Working from home during the pandemic means missing the morning and evening bike commute. Lethargy sets in. Time to get back in the saddle!
Cycle commuting is great for your physical and metal wellbeing because you do it so often. The necessity of getting to and from work provides a compelling reason to ride each day. When you’re working from home you don’t have that incentive. It’s easy to put off riding – it’s drizzling, feeling a bit tired – and pretty soon apathy and cabin fever set in.
Non-essential journeys are discouraged during the pandemic. Exercise, however, is actively encouraged. The key isn’t to wait for a sunny weekend but to make room for cycling in your day-to-day schedule, just as you did when you were commuting by bike.
This takes discipline. The payoff is that it provides the same benefits as actual commuting: it wakes you up and makes you ready for work in the morning; and it allows you to de-stress after work.
Plot a short loop from home that will take a similar amount of time to ride as your commute. In the morning, ride it one way. In the afternoon or evening, ride it in reverse. Since it’s not an A to B journey, you can vary the route as you wish. Time is the only constraint.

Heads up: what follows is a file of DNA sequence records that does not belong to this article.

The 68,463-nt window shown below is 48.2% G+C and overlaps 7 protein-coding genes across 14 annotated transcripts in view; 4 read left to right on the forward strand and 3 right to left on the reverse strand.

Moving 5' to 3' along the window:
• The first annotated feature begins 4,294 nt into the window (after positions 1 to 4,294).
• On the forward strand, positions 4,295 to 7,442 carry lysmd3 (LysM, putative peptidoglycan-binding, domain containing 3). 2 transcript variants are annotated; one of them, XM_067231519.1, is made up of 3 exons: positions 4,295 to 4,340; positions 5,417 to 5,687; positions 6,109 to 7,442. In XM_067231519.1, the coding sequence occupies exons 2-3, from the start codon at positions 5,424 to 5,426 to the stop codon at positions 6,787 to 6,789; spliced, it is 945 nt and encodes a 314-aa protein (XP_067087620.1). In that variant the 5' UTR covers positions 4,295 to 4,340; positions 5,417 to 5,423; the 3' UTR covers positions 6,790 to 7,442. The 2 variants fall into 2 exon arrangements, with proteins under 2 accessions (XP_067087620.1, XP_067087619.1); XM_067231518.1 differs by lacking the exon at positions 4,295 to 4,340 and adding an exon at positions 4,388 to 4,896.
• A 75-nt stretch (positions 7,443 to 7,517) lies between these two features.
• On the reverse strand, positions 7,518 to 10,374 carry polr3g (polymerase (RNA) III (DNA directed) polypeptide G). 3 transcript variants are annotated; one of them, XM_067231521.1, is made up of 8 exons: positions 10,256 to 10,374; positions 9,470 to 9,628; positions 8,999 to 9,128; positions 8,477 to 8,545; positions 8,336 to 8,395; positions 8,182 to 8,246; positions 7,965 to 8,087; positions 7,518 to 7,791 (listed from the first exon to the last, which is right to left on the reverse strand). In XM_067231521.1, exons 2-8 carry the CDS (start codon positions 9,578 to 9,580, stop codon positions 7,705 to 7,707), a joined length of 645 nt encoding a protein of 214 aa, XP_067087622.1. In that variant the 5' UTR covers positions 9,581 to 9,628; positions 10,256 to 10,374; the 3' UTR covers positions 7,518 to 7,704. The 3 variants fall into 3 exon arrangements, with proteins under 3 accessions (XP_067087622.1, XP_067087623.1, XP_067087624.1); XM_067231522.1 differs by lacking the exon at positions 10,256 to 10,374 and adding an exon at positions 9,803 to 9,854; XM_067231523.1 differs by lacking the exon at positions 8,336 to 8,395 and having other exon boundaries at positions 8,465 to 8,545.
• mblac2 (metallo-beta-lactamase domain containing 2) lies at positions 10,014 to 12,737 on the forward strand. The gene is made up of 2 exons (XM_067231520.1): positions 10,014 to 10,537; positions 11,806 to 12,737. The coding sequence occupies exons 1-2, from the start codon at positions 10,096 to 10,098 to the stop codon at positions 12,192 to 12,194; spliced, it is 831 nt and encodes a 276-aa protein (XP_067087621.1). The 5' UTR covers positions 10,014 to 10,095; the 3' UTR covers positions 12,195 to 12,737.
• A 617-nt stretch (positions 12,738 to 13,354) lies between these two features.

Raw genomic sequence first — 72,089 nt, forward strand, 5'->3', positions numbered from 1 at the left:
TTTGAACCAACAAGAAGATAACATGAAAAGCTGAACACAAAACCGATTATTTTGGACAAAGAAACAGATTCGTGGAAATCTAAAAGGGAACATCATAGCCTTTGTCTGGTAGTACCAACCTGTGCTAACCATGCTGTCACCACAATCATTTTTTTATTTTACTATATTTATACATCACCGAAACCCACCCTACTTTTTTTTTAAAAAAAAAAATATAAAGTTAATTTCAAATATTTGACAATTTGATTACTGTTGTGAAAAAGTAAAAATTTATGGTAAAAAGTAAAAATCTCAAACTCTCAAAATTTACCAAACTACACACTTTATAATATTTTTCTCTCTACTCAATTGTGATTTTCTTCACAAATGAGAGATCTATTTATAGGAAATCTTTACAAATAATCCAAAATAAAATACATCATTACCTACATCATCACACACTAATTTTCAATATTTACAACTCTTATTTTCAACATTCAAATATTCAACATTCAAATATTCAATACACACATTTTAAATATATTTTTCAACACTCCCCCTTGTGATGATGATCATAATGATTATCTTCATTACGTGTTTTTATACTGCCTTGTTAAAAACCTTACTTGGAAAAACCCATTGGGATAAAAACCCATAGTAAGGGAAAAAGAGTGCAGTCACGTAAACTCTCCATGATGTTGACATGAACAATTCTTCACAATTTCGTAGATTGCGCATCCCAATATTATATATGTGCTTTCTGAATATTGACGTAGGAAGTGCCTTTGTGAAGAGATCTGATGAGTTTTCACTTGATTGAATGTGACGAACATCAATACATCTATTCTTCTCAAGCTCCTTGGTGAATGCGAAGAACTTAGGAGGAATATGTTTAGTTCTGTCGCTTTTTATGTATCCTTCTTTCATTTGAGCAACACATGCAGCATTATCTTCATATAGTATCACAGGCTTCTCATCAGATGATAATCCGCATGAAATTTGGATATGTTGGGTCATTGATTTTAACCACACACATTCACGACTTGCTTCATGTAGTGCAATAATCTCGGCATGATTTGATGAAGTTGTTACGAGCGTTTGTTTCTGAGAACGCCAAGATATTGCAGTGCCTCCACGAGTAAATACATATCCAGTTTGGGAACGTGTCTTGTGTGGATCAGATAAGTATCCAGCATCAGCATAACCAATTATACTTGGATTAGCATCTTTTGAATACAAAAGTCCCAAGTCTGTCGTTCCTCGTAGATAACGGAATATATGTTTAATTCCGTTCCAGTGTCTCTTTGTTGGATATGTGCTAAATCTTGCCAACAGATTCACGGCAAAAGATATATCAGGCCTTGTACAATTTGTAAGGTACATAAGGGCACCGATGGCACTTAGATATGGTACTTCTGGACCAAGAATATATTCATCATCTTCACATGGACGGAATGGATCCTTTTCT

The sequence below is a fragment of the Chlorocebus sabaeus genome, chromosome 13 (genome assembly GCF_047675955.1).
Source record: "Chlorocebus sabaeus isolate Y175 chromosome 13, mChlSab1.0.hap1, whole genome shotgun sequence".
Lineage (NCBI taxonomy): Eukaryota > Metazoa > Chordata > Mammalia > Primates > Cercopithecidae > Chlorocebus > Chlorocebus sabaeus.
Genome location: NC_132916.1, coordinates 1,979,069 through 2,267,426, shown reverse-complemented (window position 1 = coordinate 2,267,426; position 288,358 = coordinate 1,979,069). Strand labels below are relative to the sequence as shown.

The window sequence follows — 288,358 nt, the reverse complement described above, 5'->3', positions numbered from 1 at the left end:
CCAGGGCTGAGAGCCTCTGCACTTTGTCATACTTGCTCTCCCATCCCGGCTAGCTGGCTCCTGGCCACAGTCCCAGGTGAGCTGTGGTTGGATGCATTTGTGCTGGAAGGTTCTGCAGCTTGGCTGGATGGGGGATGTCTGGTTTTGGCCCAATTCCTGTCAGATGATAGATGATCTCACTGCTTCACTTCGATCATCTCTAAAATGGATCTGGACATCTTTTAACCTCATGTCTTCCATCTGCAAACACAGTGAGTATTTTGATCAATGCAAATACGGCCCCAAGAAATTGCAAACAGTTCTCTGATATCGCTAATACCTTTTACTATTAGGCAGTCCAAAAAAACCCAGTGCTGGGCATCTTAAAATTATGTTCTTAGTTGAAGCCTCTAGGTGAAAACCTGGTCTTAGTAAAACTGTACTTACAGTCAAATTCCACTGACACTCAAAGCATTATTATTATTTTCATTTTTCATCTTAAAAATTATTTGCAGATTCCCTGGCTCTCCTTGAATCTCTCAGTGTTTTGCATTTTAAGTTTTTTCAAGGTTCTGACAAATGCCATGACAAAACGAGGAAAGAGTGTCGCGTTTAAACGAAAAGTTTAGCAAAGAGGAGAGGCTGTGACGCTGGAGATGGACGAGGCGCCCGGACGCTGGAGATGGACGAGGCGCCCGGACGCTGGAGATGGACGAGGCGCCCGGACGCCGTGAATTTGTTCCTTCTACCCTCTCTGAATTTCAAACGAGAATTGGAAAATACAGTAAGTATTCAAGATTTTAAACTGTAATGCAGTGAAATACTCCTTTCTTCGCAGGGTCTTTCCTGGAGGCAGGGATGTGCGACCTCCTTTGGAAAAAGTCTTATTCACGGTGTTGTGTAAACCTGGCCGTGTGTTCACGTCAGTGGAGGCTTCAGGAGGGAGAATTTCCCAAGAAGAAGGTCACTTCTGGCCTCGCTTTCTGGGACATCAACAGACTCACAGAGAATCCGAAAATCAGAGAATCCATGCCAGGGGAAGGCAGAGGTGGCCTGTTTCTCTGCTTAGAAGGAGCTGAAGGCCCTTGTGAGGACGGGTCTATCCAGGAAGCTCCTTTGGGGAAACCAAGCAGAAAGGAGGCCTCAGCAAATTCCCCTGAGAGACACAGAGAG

If you can’t face going out in the winter darkness after work, just do the virtual commute each morning. That way, however busy you become during the day, you’re guaranteed some fresh air and exercise. It won’t be squeezed out of your schedule.
Psychologically this is easier but you still have to make time to ride. Use your lunch hour – and if you only have half an hour for lunch, start work half an hour earlier so you do have an hour. Avoid making this ride optional. Commit to riding, even if you can’t be on your bike for long.
Minimise pre-ride faff by ensuring everything is ready before you start work. Then you can have a 45 minute blast, with 15 minutes left for showering, changing, and making a sandwich. Yes, you’ll be eating at your desk. Your home, your rules!
Riding at lunchtime means less traffic and guaranteed daylight. You can also adjust what time you head out to suit the weather. Chucking it down at 12.30? Lunch at your desk and go out later. Again, vary your loops to keep things interesting.
The least pleasant option but better than nothing. You’ll need a turbo trainer, which will cost from £100 upwards. If you can, leave a bike set up on it in the garage/spare room. Then if you haven’t managed an outdoor ride during the day, climb onto your turbo trainer immediately after work. Many will find indoor training boring, so listen to music, do some interval training, or sign up to Zwift to make the time pass quicker.
Ready to revolutionise your commute?